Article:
Shopping addiction is never a healthy issue, but QVC addicts are at a huge and distinctive disadvantage. QVC is a visible and easy to access shopping network, which makes it a snap for people to feed their shopping addiction.
Define Shopping or QVC Addicts
There is a difference between enjoying shopping and being addicted to shopping. There is also a difference between a shopping spree vs. real shopping addiction. One key characteristic of any addiction is that it affects other parts of your life in a negative way. For example, you may be thinking, "But, I just like to shop" but, if your over-shopping affects your ability to pay basic bills like rent or electricity, or your shopping takes you away from work or family obligations, that's negative, and these are signs of an addiction.
QVC addicts may also be called compulsive shopping addicts or a spending addict. Another term you may hear is shopaholism. A QVC addict, or shopping addict buys too much stuff, more so than they need or will use and or, spend more money then they have to spend. Credit cards are bad news for shopping addicts. Anyone can be addicted to shopping. Young people, older individuals, women, men, rich or poor, any ethnicity - shopping addictions don't seem to discriminate.
QVC urges people to buy, buy, buy, making an addiction with them in particular, easy to cultivate. QVC has ads on the television and of course their shopping network. Now they even have an online shopping system. Each hour of QVC is filled with specials urging individuals that their life won't be complete without this pillow, or that shirt. Lastly, QVC runs on a timed shopping system. For example you may only have 30 minutes to score that new set of pots. The entire 30 minutes QVC tells you that you're almost out of luck - the product will be gone soon, which creates a sense of urgency in addictive personalities, and gives people little time to consider their purchase. In other words, QVC is largely impulse-buy friendly.
QVC is a great marketer - especially towards people who already like to shop.
Why Do Some People Become Addicted to QVC?
No one is sure what cause some people to become addicted. Whether the addiction is gambling, alcohol, smoking, or shopping, there is inconclusive evidence about why one person becomes addicted while another does not. When it comes to addiction, studies and speculation surrounding upbringing, heredity, mental health, physical health, brain waves, and all sort of other issues come up. Maybe one day we'll be able to see one clear human gene, habit, or character trait that can explain addiction, but for now there are simply a lot of ideas. What is clear is that shopping addictions are prevalent and that any addiction can be harmful for the person experiencing it. QVC addicts can be just as harmed by their addiction, as say, an alcoholic. Only the symptoms are different.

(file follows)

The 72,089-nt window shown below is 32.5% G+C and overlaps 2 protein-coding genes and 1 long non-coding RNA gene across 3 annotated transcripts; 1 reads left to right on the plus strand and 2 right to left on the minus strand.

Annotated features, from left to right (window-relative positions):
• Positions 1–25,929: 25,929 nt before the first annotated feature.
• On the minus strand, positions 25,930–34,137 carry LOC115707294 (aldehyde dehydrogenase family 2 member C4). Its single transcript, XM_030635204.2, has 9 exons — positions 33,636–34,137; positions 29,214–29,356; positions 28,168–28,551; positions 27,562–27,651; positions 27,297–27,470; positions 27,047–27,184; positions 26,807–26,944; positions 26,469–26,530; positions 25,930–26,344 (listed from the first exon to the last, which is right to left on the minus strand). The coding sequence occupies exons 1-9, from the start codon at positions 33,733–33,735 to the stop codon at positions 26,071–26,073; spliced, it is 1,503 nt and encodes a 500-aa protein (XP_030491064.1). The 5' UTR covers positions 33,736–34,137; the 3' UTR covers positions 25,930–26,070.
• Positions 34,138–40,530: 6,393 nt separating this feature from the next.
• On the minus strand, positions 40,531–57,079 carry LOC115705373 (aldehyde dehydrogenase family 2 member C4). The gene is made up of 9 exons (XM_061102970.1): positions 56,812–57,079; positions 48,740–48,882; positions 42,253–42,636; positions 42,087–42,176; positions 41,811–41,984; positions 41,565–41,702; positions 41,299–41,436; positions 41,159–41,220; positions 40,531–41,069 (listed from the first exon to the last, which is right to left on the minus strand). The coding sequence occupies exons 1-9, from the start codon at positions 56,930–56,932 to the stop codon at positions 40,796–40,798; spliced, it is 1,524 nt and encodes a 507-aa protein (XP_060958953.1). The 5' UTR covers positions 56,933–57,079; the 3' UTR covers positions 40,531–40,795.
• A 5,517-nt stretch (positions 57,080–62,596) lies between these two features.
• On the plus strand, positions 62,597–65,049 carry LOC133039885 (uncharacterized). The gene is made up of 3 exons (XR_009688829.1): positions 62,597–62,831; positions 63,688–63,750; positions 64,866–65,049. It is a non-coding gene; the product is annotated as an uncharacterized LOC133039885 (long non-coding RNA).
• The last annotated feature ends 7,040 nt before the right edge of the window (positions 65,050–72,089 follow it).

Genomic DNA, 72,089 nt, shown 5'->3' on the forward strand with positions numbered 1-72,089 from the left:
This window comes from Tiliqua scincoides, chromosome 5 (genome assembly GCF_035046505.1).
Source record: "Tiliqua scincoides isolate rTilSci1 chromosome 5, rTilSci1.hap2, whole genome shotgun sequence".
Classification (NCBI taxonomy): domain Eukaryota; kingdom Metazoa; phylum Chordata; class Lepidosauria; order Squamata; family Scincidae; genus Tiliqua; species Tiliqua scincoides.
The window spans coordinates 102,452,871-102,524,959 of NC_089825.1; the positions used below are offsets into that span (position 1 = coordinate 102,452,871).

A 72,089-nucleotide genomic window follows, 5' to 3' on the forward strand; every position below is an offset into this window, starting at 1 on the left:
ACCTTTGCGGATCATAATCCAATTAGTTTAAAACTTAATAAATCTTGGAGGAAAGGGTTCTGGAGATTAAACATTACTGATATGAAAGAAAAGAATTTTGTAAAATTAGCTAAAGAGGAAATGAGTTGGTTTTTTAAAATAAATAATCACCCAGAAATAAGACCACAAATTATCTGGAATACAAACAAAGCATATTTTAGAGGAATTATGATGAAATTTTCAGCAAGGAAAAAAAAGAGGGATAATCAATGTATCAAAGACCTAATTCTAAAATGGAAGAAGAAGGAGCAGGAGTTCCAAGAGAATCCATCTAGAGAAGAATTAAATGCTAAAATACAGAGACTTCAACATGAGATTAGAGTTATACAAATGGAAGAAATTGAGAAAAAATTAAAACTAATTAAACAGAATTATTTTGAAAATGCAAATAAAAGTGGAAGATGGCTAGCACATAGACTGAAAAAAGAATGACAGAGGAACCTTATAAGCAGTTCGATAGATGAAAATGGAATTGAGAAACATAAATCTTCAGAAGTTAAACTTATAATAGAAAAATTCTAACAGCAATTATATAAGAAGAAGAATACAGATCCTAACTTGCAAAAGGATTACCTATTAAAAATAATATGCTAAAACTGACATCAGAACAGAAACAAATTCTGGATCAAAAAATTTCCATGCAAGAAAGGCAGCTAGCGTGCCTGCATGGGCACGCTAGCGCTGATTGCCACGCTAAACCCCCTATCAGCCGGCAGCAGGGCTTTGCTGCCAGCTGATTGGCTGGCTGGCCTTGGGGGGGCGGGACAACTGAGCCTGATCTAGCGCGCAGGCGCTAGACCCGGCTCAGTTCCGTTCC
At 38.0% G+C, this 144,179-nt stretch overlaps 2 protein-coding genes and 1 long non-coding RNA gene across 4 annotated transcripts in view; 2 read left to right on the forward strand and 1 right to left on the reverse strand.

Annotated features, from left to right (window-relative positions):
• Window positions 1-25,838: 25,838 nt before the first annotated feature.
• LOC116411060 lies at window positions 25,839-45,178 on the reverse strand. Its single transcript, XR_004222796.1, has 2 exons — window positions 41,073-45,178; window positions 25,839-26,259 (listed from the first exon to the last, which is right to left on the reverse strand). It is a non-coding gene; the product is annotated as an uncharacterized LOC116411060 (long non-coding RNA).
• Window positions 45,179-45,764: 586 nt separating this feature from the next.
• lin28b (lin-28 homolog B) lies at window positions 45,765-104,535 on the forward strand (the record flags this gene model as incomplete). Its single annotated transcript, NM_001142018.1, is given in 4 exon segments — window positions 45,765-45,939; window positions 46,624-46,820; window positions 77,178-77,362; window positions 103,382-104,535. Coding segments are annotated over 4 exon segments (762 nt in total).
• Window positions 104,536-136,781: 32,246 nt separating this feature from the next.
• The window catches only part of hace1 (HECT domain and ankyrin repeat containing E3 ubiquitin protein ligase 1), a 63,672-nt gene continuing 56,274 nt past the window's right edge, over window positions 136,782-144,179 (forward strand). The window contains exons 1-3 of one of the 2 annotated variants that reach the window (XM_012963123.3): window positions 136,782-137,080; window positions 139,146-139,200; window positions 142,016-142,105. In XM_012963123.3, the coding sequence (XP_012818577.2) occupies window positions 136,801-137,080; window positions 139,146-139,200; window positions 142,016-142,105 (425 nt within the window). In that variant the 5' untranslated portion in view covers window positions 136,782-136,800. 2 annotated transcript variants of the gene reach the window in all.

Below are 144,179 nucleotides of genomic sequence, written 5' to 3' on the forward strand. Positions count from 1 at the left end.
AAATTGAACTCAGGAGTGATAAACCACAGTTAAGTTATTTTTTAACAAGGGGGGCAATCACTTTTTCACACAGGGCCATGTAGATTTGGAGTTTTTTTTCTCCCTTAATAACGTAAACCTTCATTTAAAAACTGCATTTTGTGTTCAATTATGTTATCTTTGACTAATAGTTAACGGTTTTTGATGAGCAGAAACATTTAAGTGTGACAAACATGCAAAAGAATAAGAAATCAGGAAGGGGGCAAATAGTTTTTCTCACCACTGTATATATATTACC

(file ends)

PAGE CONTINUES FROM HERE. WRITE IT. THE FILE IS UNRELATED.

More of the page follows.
Is It A Shopping Addiction?
If a person has a shopping addiction, some signs may be:
- Overspending: The individual spending over their budget, or what they can actually afford. Maxing out credit cards is typical among shopping addicts.
- Impulse buys: QVC addicts are likely affected by impulse buys often. An impulse buy simply put, means that little thought goes into the decision to purchase.
- Shopping a lot: A lot of shopping sprees is defined by someone who shops often; such as a shopping spree monthly, bi-monthly, or more.
- Shopping for entertainment purposes.
- Hiding the problem: Truly addicted shoppers tend to hide their habits. They may have talked about it in the beginning, such as bragging about their purchase scores, but once shopping gets out of hand they stay quiet. Along with hiding their habits they may also hide money; or carry secret credit card accounts that no one, not even their significant other, knows about.
- Impaired daily functioning: If relationships and life responsibilities are affected negatively by shopping habits, then it could be a sign of a shopping addiction.
- Large return habits: Sometimes shopping addicts return almost everything they buy. Once they return the items, they feel the need to shop more. They won't go into debt, but they will continue to impulse shop, and then return items. It can become a vicious cycle.
In addition, look for how someone feels, if possible. If someone shops only when they're depressed or angry, or they claim shopping is the only thing that makes them happy, well, it's a problem. If a person can't help buying an item that they don't need or even really want, it's also a sign of addiction. Lastly, it's not uncommon to see a shopping addiction along side other addictions, such as a gambling addiction or alcohol addiction.